Baby boomers are not very content. Becasue our expectations are so much higher than our reality, we tend to be discontent, restless and bored.These two sentences written by a baby boomer nail us to the wall. And this condition only seems to intensify in later generations. We have a weird idea of what we should have. I've blogged before about our distorted view of what we deserve. But it's not just that we think we need it all, it's that we aren't happy until we get it. We lose interest in anything except acquiring that thing we expect to have next.
Edwin Arlington Robinson wrote a poem about a rich man who had it all -- or so everyone thought. Yet the wealthy Richard Cory was miserable enough to kill himself. And he did. Robinson never explains why, but many stories have been told about rich people who were depressed because they wanted more. "Money can't buy happiness," we're told. The presence of money prods us to seek more of it. The newest technology is great until somone else has something newer, faster, smaller and shinier. And over the course of a few years we've gone through upgrade after upgrade like a fat guy going through a box of Twinkies. And it's still not enough.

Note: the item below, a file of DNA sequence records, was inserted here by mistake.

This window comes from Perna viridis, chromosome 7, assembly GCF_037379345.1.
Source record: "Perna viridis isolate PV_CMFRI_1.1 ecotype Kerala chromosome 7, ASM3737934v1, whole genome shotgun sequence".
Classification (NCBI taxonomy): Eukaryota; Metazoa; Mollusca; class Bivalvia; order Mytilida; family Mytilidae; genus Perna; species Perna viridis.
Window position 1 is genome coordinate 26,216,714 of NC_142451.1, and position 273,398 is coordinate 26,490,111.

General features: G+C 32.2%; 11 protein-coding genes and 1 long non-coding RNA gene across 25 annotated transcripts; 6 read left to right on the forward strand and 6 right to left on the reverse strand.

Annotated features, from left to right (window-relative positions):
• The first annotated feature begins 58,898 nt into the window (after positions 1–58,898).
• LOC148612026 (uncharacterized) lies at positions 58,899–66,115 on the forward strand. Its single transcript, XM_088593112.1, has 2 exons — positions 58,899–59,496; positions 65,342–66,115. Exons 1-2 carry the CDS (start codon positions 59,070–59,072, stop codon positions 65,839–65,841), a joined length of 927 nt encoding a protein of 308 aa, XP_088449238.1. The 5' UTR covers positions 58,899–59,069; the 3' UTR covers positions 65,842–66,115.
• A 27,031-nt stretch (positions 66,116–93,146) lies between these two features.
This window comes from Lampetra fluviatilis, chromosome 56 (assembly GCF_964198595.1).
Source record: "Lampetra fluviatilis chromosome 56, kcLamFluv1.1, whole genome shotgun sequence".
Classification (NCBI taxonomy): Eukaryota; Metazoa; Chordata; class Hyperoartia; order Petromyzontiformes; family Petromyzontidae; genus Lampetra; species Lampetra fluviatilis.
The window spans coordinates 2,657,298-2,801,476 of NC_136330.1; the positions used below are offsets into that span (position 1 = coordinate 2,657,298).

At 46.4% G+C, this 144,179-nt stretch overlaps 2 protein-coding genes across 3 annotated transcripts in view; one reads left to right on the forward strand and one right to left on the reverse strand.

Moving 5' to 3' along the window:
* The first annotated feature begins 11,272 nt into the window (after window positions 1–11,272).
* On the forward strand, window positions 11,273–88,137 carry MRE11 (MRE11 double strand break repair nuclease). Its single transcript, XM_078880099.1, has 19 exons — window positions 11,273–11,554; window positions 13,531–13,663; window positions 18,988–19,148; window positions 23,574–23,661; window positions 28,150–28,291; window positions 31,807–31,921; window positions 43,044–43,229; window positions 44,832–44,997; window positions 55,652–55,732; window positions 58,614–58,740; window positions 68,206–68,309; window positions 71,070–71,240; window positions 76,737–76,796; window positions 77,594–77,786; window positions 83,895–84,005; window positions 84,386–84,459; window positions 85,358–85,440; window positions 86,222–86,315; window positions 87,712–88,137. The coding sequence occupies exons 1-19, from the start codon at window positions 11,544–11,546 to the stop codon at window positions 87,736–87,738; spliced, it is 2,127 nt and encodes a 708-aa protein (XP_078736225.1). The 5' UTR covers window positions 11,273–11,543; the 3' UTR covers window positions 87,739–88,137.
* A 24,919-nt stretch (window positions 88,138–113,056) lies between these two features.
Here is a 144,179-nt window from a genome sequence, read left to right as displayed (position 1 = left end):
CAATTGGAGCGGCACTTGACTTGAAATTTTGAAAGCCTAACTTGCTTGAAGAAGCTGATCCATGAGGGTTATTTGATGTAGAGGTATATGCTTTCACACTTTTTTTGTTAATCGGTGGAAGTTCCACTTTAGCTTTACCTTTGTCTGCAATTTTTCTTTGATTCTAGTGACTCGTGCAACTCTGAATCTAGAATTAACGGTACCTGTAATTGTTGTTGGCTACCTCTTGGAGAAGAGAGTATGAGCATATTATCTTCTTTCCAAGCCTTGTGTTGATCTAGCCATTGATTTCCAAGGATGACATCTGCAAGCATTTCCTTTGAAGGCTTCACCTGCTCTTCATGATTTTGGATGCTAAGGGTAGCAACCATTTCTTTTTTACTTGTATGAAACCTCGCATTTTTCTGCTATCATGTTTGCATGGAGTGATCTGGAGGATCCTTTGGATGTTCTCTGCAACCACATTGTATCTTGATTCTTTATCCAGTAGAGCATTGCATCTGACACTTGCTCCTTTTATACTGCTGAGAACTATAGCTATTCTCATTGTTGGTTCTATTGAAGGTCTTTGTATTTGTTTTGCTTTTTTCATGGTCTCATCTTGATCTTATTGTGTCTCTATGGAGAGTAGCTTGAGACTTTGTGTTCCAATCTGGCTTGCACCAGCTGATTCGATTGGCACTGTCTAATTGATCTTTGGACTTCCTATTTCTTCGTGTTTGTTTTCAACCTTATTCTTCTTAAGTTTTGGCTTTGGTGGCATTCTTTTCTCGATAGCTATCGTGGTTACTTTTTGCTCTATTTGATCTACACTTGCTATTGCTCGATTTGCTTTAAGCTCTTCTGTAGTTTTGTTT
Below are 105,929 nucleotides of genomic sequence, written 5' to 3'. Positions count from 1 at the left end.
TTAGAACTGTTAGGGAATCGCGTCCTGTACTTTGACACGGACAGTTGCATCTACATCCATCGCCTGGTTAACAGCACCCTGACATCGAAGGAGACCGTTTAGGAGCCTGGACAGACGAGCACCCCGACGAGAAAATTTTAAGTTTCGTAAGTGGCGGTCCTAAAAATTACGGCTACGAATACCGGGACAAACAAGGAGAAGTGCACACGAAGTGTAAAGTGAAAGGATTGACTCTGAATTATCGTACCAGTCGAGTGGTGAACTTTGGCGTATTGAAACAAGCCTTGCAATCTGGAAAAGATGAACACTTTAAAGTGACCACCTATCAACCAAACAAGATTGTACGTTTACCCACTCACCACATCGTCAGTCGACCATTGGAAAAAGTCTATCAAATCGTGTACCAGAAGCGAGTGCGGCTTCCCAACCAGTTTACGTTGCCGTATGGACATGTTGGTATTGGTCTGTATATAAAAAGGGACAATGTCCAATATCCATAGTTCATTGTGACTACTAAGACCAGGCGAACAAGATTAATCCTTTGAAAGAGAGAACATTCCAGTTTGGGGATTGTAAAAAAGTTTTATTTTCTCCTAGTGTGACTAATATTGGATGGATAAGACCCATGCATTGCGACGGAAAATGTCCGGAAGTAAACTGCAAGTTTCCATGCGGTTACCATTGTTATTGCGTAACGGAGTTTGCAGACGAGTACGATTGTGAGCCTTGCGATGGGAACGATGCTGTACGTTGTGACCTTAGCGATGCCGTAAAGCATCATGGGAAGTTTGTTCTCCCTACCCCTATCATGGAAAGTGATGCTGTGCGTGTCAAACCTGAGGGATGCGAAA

Contrast that with Paul, who claimed to be content in any circumstance. Or David, who was satisfied with his portion and his cup given by God. How can we be content when we don't have what we think we deserve? Maybe it becomes a matter of remembering what we deserve.
It's funny though, we're discontented when we want something more but we are quite content with the status quo if unwanted change is coming. If your worship service is before Sunday School and you enjoy it that way, chances are you won't be content if worship is moved to after Sunday School. Our contentment tends to focus on our own selfish desires -- our comfort zone. Yet that's not where our contentment is to be based. We are to be content in Christ Jesus.
If Bellah's comment that "our expectations are so much higher than our reality" is true, then we need to refine our expectations and not base our contentment upon meeting them. There is nothing wrong with striving to do better. There is no sin in working toward that goal. The sin is in being discontented because we cannot achieve that goal. Paul did say that he was content in plenty and in want. That happens when we seek first God's Kingdom and His righteousness and let God give us the other things. And with all the commercials and newspaper ads trumpting the latest and best, we need to fix our contentment in what we have -- in what God has blesses us with.
I know that I can struggle with contentment if I get focused on what I think I need. But when I realize the incredible reality I have been given, then and only then can I be content.
"Lord, help me to see all that You have given, and to understand that you want what is best for me, not what will cause me to lose my contentment in You."